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CPAG welcomes new and improved Tomorrow’s Schools

CPAG welcomes new and improved Tomorrow’s Schools

A new Education Work Programme that focuses on inclusive education, reducing barriers to participation and improving children’s outcomes is welcomed by Child Poverty Action Group (CPAG).

The past nine years of education in Aotearoa-New Zealand have been characterised by outcomes-focused schooling that has shown little sign of improving the quality and enjoyment of children’s learning. ‘Standards’ related stress and stigma have increased for children, particularly among those from low-income backgrounds or who have special needs. Increased administration and compliance for teachers has undermined the provision of quality education.

National Standards have narrowed learning, and led to schools being forced to discard vital aspects of holistic primary schooling. Children in low decile communities have suffered most under this model.

Continued low levels of operational funding have meant that children with disabilities do not have the same access to quality education as their non-disabled peers, while schools serving low-decile communities continue to have reduced budgets due to a lack of voluntary contributions, compared to higher decile schools who report much more substantial overall incomes.

The cabinet paper proposes to:

"place learners at the centre of the education system with a much greater focus on personalised learning, strong foundations and lifelong learning … focus on learning environments that are culturally and socially responsive."


"[Break] down barriers to participation at all levels with a particular focus on breaking down the financial barriers by returning to the principle of a free public education that is available to all New Zealanders throughout their lives."

"Putting children back at the centre of our education system means significantly enhanced funding and staffing to compensate for the inequalities of everyday life that children living in income poverty and material hardship households bring with them into the classroom," says Professor John O’Neill CPAG education spokesperson.

CPAG says that a genuinely free education will relieve financial pressures on low-income households, and improve the likelihood that children will attend school more regularly, and experience the joy of learning in a well-resourced, stimulating environment.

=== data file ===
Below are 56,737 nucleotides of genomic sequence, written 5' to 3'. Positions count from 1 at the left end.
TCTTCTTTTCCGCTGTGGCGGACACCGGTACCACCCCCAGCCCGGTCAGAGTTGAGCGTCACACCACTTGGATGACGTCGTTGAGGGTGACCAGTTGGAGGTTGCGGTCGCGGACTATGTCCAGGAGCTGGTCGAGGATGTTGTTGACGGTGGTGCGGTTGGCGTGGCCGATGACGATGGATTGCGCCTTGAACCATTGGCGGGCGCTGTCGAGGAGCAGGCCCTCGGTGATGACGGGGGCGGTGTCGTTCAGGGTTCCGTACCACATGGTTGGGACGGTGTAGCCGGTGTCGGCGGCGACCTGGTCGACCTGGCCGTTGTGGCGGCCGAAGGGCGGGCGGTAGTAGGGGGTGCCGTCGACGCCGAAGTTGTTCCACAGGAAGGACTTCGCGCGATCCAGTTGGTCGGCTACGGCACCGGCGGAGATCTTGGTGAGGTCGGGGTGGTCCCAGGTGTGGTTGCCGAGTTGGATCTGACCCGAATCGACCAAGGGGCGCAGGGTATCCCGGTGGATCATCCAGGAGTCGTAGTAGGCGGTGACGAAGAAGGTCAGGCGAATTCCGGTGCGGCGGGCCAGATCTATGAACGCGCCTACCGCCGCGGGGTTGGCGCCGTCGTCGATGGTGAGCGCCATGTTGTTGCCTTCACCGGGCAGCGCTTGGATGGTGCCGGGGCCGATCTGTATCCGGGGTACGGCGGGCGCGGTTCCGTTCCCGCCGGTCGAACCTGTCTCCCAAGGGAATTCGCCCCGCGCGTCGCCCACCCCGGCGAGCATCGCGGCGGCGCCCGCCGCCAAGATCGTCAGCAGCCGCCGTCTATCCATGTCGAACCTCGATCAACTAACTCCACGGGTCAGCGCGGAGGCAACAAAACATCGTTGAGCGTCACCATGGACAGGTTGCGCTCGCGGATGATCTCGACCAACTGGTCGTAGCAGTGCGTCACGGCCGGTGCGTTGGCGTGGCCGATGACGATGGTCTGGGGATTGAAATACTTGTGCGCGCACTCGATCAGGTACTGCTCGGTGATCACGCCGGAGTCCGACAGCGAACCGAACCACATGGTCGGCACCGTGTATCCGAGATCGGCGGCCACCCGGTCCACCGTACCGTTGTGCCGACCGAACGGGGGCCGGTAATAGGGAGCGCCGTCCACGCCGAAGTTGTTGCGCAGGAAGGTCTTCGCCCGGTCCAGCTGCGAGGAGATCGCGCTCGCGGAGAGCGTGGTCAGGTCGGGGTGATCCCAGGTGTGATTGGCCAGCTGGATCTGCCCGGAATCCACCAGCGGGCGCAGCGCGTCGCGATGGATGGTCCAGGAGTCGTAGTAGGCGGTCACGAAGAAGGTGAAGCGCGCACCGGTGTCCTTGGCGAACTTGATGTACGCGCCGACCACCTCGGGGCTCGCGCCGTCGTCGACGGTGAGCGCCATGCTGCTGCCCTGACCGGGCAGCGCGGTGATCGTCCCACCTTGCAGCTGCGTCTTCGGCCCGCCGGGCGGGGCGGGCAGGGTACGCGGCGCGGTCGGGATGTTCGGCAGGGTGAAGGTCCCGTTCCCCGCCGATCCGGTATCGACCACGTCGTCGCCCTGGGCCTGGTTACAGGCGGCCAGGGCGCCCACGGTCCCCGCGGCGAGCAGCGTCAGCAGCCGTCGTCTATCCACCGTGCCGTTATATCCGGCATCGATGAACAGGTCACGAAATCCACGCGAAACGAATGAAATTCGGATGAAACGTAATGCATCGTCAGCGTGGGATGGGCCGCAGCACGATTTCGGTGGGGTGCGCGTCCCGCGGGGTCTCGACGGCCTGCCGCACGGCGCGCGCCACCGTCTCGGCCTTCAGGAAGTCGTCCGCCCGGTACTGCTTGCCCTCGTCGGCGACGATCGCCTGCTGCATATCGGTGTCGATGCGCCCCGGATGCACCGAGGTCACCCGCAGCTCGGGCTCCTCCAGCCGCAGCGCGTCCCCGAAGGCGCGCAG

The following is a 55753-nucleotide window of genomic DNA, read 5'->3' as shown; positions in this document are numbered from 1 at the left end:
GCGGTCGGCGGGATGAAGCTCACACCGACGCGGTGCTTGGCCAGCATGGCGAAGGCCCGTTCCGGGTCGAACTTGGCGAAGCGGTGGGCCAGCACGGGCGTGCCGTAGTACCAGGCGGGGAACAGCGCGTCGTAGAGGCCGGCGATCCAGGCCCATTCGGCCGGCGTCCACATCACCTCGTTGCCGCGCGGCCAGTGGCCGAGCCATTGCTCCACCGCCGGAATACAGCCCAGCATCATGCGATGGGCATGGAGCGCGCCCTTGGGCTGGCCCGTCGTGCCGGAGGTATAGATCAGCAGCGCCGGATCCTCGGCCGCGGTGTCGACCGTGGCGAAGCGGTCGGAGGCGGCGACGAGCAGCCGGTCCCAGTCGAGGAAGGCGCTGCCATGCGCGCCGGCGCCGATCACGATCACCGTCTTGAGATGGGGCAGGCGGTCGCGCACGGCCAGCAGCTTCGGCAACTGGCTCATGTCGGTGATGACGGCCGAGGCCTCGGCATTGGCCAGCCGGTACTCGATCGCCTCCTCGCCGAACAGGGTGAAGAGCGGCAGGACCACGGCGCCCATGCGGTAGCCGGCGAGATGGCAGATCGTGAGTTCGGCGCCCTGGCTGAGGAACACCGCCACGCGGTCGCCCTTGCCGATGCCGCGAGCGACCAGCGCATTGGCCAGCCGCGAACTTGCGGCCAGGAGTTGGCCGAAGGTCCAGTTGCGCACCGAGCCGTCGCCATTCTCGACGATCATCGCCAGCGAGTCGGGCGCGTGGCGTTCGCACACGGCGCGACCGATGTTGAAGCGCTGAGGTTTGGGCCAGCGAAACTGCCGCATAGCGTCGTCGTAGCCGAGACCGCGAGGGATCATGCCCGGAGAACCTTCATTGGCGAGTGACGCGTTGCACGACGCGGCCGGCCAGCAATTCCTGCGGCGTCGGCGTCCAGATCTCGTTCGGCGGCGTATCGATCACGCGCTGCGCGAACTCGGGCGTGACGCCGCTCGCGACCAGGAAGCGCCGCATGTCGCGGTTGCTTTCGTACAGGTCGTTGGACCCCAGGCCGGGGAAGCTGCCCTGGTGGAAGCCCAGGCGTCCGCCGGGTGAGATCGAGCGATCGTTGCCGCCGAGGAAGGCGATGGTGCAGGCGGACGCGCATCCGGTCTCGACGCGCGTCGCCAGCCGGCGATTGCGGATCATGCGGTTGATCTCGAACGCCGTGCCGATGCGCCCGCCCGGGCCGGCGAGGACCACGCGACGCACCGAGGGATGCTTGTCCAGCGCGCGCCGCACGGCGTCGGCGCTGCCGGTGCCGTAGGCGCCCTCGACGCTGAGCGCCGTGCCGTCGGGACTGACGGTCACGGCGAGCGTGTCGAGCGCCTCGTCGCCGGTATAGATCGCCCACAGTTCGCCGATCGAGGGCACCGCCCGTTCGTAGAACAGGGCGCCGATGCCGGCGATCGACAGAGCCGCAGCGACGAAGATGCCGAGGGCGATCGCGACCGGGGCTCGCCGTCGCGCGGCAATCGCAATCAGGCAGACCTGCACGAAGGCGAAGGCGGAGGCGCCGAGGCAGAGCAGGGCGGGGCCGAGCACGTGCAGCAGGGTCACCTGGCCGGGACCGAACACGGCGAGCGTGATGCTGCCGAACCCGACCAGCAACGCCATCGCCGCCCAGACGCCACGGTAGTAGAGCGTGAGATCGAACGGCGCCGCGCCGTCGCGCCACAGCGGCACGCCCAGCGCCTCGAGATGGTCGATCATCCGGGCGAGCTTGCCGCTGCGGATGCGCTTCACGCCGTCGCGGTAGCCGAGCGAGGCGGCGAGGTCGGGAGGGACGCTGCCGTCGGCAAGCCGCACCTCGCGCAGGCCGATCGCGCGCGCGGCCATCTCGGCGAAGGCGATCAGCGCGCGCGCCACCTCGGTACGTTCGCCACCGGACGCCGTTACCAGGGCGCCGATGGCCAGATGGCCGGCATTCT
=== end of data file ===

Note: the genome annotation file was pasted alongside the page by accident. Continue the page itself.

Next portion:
"New Zealand has the highest proportion of private household expenditure on education in the OECD. Things like uniforms, digital stationery and NCEA fees all pose as "hidden costs" which impact enormously on low-income households," says Professor O’Neill.

"It is imperative that household expenditure on education is reduced to the OECD average, and pressure lifted from parents to subsidise inadequate government expenditure. Increasing household incomes significantly will also ensure that children aren’t kept home from school when there is no money for lunch, sanitary items, or they experience poverty-related illness - all of which has detrimental effects on children’s learning and educational outcomes."

"Lower teacher-to-student ratios and increased operational funding should be prioritised so that low-income schools have the resources they need to ensure that all children, including those with special needs, have access to a quality education. To ensure schools get the resources they need education professionals and whānau must be fully involved in the consultation process for the 2018 Work Programme."

Dr Vicki Carpenter says the intended review of Tomorrow’s Schools will be a welcome improvement to outdated policy that has produced nearly thirty years of "winners and losers in the schooling system".

"The winners have usually been Decile 4-10 schools. Self-governance in such schools has been relatively easy and comfortable, as particular areas of professional expertise (eg lawyers, accountants) are readily available in such communities, or through known networks." says Dr Carpenter.

"All schools struggle financially at times, but the wealthier the school community the smaller and less frequent the struggles. For schools serving low-decile communities the last three decades of under-resourcing and lack of specialist support have meant that many have been branded as ‘loser’ schools through no fault of their own."

"A fairer and more equitable education system is likely to be the outcome of this policy review, and we warmly welcome that."

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